Photos from SBS2016 will be uploaded to EMLRC.org and FCEP's Facebook.
Save the dates and mark your calendar with all of FCEP's upcoming events!
Click here to see the 2016-2017 FCEP Annual Calendar!
Join today the premier grassroots network for emergency physicians and help make a difference on legislation impacting emergency medicine and patients. CLICK HERE to join today!
| || EMERGENCY MEDICINE IN THE NEWS — NATIONAL|
For in-hospital cardiac arrest, the use of therapeutic hypothermia was associated with poorer survival rates and worse neurologic outcomes, Get With The Guidelines registry data showed. In a propensity-score matched analysis, therapeutic hypothermia was associated with a relative 12 percent lower likelihood of in-hospital survival compared with usual care (27.4 percent versus 29.2 percent, P=0.01), researchers found.
Since the 1980's, intramuscular (IM) haloperidol has been a mainstay of emergency rooms (ERs) and psychiatric facilities. Frequently given as part of a cocktail with lorazepam (often known as the “B-52” or “HAC”), it has been a default treatment, along with physical restraints, for patients with acute agitation in these settings.
By Jessica Taylor
The Centers for Disease Control and Prevention confirmed 50 cases this year of acute flaccid myelitis, or AFM, in 24 states as of Aug. 31 — nearly double the number from 2015 when 21 cases were reported for the whole year. Health officials nationwide are worried that the rising number of cases of the mysterious, polio-like illness could reach the level of 2014, when AFM paralyzed 120 children. In any case, it's never too early for health practitioners to be alert for symptoms of AFM.
Injuries involving radiation sources and radioactive reactions are rare. Nevertheless, they can be catastrophic for the patient while simultaneously exposing the first responder to great risk. This work will focus on radiation-related injuries as well as thermal burns produced by nuclear reactions. It will also address radiation injuries that may have burn injury characteristics.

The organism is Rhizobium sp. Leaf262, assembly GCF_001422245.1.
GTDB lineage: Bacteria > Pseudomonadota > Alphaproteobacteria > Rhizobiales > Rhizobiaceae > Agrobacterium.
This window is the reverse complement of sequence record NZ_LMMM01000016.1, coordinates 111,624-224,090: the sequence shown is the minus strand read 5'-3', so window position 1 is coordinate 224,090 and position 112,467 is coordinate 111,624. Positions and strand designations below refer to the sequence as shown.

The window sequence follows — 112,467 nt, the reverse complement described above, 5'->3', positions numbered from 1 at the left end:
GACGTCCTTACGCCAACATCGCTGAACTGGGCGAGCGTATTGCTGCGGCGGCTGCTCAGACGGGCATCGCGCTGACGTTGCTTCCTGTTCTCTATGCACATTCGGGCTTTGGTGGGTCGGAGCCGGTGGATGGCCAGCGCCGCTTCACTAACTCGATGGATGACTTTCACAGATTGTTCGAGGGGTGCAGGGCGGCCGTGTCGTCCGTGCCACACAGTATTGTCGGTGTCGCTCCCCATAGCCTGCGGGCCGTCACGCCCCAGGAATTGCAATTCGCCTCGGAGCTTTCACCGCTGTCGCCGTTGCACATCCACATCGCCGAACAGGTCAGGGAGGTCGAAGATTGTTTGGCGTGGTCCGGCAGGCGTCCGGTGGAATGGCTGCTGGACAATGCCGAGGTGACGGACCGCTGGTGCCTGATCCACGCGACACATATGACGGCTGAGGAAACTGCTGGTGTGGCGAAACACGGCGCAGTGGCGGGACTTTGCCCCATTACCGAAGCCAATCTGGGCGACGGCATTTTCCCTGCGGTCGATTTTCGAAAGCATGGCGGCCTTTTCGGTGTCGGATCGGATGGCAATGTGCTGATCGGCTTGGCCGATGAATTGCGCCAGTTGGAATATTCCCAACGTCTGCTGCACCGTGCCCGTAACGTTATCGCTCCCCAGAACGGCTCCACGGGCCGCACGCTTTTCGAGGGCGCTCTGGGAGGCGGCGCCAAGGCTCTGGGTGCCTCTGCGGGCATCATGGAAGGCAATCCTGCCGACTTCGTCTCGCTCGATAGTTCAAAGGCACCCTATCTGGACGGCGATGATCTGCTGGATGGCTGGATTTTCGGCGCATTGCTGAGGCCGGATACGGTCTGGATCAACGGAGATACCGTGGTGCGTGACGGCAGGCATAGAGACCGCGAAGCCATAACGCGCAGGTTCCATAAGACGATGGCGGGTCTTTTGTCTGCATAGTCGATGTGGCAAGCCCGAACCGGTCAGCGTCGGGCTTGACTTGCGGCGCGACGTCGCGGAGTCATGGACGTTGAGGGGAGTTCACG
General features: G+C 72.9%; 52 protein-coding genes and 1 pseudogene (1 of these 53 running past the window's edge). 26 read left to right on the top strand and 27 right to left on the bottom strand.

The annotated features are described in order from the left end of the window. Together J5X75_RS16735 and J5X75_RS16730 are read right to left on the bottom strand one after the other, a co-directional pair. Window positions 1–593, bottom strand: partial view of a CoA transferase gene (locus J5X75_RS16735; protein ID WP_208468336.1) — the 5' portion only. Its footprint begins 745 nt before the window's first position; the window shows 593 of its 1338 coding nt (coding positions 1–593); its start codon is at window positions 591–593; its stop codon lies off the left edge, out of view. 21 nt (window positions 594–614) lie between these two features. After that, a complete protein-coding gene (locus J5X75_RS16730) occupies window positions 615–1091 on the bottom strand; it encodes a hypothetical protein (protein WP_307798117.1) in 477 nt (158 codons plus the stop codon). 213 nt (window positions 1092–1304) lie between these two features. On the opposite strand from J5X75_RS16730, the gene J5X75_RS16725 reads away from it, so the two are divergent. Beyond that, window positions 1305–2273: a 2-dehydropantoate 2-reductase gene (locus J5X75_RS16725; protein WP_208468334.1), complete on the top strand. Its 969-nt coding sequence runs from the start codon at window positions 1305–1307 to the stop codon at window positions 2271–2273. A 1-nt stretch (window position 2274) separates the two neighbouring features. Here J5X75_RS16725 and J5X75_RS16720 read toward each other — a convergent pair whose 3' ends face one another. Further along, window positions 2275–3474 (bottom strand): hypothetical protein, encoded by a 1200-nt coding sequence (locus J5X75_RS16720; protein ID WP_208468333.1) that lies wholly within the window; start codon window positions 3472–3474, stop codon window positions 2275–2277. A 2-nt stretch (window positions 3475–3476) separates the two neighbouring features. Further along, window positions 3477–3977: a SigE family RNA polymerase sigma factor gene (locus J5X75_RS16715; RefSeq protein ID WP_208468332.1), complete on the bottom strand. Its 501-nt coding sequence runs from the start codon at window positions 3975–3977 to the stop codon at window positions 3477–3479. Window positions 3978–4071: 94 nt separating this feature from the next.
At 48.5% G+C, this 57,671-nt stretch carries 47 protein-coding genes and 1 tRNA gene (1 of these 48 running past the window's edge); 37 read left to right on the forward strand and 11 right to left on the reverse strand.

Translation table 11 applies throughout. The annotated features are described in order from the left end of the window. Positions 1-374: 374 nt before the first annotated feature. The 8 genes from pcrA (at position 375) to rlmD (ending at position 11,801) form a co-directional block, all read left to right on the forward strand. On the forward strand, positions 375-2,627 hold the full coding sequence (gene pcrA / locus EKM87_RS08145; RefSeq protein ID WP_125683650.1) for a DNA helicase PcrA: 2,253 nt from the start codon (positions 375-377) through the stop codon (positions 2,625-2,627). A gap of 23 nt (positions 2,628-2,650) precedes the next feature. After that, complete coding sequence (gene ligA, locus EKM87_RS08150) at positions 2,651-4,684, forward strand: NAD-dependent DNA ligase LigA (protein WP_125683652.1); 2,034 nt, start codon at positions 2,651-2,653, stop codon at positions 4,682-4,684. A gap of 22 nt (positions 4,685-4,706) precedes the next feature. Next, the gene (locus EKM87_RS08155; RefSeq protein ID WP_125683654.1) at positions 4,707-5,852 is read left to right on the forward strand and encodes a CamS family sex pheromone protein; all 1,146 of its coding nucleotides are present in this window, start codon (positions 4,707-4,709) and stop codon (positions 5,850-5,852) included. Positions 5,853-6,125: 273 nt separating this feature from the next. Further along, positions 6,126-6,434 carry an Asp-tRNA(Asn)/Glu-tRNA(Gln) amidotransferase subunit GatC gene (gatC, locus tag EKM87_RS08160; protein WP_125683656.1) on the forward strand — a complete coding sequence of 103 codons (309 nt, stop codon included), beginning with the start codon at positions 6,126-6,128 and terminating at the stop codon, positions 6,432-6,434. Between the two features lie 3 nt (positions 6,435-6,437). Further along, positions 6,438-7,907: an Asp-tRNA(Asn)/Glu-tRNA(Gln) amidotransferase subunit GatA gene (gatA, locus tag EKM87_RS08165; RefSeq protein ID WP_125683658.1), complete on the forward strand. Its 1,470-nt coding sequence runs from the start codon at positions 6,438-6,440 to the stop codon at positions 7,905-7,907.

Researchers from the University of Utah School of Medicine have reported a case in which it is likely that a patient contracted the Zika virus from the sweat or tears of another infected individual. In correspondence with The New England Journal of Medicine, the researchers describe two cases they conclude indicate the spectrum of those at risk for Zika infection "may be broader than previously recognized." They added that those who are not severely immunocompromised or chronically ill may also be at risk for a fatal infection.
Of the 10 million prescriptions for antibiotics that emergency department physicians in the U.S. write each year, many are prescribed for known viral infections, such as acute bronchitis and upper respiratory infections, which do not respond to antibiotics.
Hospitals have become creative with their strategies to reduce emergency department crowding. Among the latest solutions: "Bed czars" who monitor ED throughput.
Sharp Grossmont Hospital in La Mesa, California uses their “bed czars” to ensure that patients who will stay overnight at the hospital are moved from the ED to their hospital rooms in a timely manner and monitor discharges, according to an article from The San Diego Union-Tribune.
Medical Device and Diagnostic Industry
Step into an ICU and you will experience a world of hustle and bustle, but also one of noise — most notably loud and piercing alarms, emanating from multiple bedside devices. These alarms, most of which have little clinical value or are simply ignored, are at best frustrating to the clinical staff and at worst harmful to the patient. While they can overwhelm nurses and cause what is referred to as "alarm fatigue," they can also interrupt the patient’s sleep, which is essential for their recovery. So much for creating a healing and comforting ICU environment!
The Clinical Advisor
A report published in Allergy identified the knowledge gaps that should be addressed to appropriately identify patients who have the highest risk of severe food-induced allergic reactions. Severe allergic reactions can be very similar to mild or moderate reactions at onset, and many individuals who experience life-threatening reactions may not initially realize the potential severity of the reaction. Therefore, researchers reviewed the evidence and examined the factors that could be used to identify patients with the highest risk of allergic reactions.
New guidelines for the management of severe traumatic brain injury (TBI) provide an update of all available evidence and recommendations since the third edition of the guidelines was published in 2007, researchers reported -- but, sadly, it lacks answers to many key clinical questions.